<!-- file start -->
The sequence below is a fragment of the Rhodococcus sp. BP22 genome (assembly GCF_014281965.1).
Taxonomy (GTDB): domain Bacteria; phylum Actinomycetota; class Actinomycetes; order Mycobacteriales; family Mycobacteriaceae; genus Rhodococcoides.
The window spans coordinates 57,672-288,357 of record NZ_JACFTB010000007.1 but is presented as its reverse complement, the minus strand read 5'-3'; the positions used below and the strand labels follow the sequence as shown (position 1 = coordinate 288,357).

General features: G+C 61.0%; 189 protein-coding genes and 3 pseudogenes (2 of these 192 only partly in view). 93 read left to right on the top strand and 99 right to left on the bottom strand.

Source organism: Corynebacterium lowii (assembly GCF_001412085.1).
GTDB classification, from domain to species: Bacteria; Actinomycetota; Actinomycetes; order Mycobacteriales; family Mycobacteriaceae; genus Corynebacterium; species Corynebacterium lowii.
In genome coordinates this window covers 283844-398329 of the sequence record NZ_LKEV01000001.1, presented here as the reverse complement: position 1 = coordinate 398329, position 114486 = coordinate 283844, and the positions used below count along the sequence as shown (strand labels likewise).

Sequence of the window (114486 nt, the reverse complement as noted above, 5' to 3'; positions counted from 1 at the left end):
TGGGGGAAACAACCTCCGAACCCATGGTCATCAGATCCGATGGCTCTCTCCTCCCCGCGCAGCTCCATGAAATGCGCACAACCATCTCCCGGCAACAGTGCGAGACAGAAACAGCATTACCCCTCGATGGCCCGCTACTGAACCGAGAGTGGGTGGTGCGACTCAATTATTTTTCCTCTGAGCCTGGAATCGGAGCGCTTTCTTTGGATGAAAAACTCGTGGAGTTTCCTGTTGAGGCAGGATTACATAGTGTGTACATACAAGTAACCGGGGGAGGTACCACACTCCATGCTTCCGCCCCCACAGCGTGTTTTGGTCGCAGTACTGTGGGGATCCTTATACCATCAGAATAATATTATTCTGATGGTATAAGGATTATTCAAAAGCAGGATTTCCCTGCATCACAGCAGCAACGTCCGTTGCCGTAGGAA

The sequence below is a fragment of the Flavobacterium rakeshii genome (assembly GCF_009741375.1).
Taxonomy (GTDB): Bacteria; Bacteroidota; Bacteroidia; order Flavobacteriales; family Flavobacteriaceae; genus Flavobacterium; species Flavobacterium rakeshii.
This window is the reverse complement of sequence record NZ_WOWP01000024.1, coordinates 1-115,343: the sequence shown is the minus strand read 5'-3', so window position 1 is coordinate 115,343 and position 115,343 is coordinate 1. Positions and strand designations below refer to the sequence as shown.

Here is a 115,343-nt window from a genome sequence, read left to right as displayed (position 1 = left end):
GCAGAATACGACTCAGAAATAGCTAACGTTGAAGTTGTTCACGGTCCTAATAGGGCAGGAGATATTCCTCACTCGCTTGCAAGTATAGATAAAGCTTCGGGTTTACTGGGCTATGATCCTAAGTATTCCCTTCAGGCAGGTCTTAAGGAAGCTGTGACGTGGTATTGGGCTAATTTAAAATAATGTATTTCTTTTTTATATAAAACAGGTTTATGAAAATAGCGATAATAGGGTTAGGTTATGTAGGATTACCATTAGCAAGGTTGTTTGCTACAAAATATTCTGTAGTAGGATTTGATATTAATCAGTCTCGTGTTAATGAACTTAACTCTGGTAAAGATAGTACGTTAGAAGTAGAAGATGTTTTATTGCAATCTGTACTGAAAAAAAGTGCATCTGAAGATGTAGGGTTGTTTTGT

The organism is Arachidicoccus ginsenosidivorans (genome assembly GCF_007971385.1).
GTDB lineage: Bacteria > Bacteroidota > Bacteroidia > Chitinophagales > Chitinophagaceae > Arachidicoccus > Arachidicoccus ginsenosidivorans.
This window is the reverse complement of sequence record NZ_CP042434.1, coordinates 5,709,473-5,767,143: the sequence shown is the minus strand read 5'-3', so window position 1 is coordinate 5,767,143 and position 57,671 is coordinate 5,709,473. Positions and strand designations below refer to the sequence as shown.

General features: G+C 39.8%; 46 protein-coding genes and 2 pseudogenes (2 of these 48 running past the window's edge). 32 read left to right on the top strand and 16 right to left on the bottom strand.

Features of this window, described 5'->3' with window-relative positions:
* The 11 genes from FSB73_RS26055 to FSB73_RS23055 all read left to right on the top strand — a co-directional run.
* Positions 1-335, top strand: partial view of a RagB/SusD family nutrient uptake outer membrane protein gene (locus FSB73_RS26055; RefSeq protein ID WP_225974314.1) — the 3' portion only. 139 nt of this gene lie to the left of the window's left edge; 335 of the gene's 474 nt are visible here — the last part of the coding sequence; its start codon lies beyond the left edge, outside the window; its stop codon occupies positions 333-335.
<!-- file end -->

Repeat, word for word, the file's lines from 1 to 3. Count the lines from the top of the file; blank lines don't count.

The sequence below is a fragment of the Rhodococcus sp. BP22 genome (assembly GCF_014281965.1).
Taxonomy (GTDB): domain Bacteria; phylum Actinomycetota; class Actinomycetes; order Mycobacteriales; family Mycobacteriaceae; genus Rhodococcoides.
The window spans coordinates 57,672-288,357 of record NZ_JACFTB010000007.1 but is presented as its reverse complement, the minus strand read 5'-3'; the positions used below and the strand labels follow the sequence as shown (position 1 = coordinate 288,357).